‘Russia is losing momentum’ in ‘brutal’ Ukraine invasion: NATO


BERLIN (AP) – A senior NATO official said Russia’s military advance in Ukraine appears to be faltering and hopes Kiev can win the war.

Senior NATO diplomats will meet in Berlin on Sunday to discuss further aid to Ukraine and moves from Finland and Sweden to join the western alliance in the face of Russian threats.

“Brutal aggression [by] Russia is losing momentum,” NATO deputy secretary-general Mircia Gianna told reporters. “We know that with the courage of the Ukrainian people and army and with our help, Ukraine can win this war.”

Gioana, who chaired the meeting while NATO Secretary-General Jens Stoltenberg was recovering from the coronavirus, said Ukrainian supporters “are united and we are strong and will continue to help Ukraine win this war.”

One of the major issues being discussed in Berlin is currently extending NATO beyond its 30 member states.

Finland and Sweden have already taken steps to join the alliance, and Georgia’s proposal is being discussed again, despite Moscow’s severe warnings about the consequences of a neighboring country joining NATO.

“Finland and Sweden are already NATO’s closest partners,” Gioana said, although Turkish President Recep Erdogan expressed serious concerns about the multicultural Scandinavian country as a “guesthouse for terrorist organizations” He added that he expects to see the application positively.

“We are following the situation carefully with regards to Sweden and Finland, but not in a positive light.” Turkey, which, like all NATO leaders, vetoes new member states to join the alliance, said Friday.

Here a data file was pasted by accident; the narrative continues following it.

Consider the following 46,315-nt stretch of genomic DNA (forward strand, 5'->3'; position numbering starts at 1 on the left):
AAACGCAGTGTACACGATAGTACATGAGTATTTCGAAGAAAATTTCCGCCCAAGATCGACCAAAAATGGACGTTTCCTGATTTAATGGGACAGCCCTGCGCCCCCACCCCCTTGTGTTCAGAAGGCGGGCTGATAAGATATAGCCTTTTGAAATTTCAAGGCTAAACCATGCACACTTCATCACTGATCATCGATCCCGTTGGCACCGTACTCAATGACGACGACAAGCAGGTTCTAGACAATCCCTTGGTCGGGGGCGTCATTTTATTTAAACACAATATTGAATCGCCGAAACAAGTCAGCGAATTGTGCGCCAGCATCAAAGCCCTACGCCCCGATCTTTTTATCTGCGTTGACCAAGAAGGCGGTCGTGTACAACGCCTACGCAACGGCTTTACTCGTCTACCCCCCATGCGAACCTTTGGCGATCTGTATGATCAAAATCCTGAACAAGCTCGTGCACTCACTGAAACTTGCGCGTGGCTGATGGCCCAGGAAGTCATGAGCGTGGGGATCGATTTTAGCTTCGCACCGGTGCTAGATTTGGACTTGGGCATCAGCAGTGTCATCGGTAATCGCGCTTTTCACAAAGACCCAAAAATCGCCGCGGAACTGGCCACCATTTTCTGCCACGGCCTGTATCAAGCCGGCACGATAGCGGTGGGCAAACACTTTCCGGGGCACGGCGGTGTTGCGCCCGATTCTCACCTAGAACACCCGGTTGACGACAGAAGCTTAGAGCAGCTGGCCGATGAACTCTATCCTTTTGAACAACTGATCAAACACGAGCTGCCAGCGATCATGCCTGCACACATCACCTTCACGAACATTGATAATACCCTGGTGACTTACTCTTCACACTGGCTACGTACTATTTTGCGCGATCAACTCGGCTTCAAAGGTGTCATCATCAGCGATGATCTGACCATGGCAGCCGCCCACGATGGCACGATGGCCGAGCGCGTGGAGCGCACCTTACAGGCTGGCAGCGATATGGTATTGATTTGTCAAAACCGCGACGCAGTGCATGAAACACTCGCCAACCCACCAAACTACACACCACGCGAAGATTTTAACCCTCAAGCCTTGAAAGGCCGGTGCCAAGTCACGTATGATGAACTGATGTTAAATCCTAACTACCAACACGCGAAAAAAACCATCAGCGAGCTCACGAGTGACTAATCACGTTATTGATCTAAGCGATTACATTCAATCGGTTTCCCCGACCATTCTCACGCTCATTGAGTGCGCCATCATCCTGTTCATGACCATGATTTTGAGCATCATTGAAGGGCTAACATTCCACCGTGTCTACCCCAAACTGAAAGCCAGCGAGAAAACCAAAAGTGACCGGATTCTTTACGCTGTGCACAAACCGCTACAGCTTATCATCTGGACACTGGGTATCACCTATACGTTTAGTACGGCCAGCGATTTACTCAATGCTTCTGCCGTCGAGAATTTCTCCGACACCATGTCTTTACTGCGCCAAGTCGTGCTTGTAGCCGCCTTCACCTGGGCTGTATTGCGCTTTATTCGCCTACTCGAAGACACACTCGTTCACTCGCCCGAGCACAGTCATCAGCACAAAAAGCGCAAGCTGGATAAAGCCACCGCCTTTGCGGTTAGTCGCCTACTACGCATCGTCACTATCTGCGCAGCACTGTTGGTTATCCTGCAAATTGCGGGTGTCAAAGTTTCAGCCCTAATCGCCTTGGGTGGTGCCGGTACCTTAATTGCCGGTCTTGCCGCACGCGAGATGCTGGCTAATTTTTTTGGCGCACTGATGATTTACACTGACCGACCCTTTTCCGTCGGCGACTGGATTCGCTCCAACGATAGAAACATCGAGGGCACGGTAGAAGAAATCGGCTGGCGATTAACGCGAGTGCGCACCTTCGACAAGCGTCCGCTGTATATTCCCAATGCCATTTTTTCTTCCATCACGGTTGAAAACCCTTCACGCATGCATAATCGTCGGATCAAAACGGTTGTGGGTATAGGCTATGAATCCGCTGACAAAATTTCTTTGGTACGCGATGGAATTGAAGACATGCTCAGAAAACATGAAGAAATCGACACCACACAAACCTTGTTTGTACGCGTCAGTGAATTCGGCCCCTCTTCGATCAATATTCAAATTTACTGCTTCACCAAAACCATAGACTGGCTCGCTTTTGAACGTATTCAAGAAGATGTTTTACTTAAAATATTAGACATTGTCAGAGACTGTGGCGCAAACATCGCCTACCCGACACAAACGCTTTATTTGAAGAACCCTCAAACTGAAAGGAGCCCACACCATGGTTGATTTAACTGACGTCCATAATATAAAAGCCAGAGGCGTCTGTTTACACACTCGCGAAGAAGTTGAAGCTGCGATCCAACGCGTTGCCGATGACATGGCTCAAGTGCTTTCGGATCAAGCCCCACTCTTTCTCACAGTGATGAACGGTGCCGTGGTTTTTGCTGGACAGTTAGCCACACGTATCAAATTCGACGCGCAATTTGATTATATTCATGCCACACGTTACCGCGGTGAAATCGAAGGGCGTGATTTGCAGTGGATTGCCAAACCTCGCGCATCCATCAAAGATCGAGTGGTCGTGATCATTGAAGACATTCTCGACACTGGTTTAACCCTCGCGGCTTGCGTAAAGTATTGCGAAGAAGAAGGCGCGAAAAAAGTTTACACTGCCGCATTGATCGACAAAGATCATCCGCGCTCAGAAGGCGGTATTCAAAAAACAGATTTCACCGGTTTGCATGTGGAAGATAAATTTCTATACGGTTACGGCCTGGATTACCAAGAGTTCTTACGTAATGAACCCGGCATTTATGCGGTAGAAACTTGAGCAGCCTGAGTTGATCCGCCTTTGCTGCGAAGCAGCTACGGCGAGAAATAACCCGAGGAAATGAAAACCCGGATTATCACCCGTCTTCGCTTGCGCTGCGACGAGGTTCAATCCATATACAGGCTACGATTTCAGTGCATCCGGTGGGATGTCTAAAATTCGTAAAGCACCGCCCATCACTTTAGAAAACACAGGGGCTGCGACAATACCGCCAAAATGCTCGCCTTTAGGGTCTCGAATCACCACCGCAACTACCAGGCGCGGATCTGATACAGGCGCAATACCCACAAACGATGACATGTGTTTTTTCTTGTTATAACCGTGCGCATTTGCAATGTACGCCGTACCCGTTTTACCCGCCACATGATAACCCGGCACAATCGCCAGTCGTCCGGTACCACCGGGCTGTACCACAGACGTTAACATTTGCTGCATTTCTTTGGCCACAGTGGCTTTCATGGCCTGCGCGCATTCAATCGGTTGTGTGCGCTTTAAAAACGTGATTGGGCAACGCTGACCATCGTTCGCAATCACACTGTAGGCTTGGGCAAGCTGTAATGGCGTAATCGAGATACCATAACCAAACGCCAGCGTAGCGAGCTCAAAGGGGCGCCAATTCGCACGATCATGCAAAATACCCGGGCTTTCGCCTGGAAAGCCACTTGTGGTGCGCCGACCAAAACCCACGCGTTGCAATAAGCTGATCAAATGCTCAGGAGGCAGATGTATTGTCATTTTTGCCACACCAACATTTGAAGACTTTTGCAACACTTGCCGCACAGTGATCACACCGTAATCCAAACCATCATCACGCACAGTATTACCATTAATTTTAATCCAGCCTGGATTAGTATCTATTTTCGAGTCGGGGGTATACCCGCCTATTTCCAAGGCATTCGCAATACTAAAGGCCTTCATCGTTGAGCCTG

US Secretary of State Antony Blinken is due to raise the matter with Turkish Foreign Minister Mevlut Cavusoglu this weekend.

German Foreign Minister Annalena Baerbock said at a late evening dinner on Saturday that Germany and other countries made it clear that they were willing to expedite the national ratification process for Finland and Sweden.

“If these two countries decide to join, they can join very quickly,” she said.

Denmark’s foreign minister rejected proposals that Russian President Vladimir Putin’s opposition could hinder the alliance from accepting new members.

As Jeppe Kofod told reporters, “All European countries have the fundamental right to choose their own security options.

“I see the world where democracy’s greatest enemy is Putin and the ideas he represents,” he said, adding that NATO will join other countries like Georgia, which are being “instrumented” by Russia. .

recognize Georgia conceptually But given that pro-Russian separatists are already mired in a de facto frozen conflict with Russia in South Ossetia, where pro-Russian separatists run a self-proclaimed separatist republic, the defensive alliance will pose an immediate challenge. Russian troops actively defend.

Britain’s foreign secretary said NATO members would also discuss security issues outside of Europe at a meeting on Sunday.

Foreign Minister Liz Truss said: “We need to be careful not only to protect Euro-Atlantic security, but also Indo-Pacific security.”

The meeting was held this week following the gathering of foreign ministers from seven major countries (G7) on the Baltic Sea coast of Germany. Officials there expressed strong support for Ukraine and warned that Russia’s blockade of grain exports from Ukrainian ports risks triggering a global food crisis.

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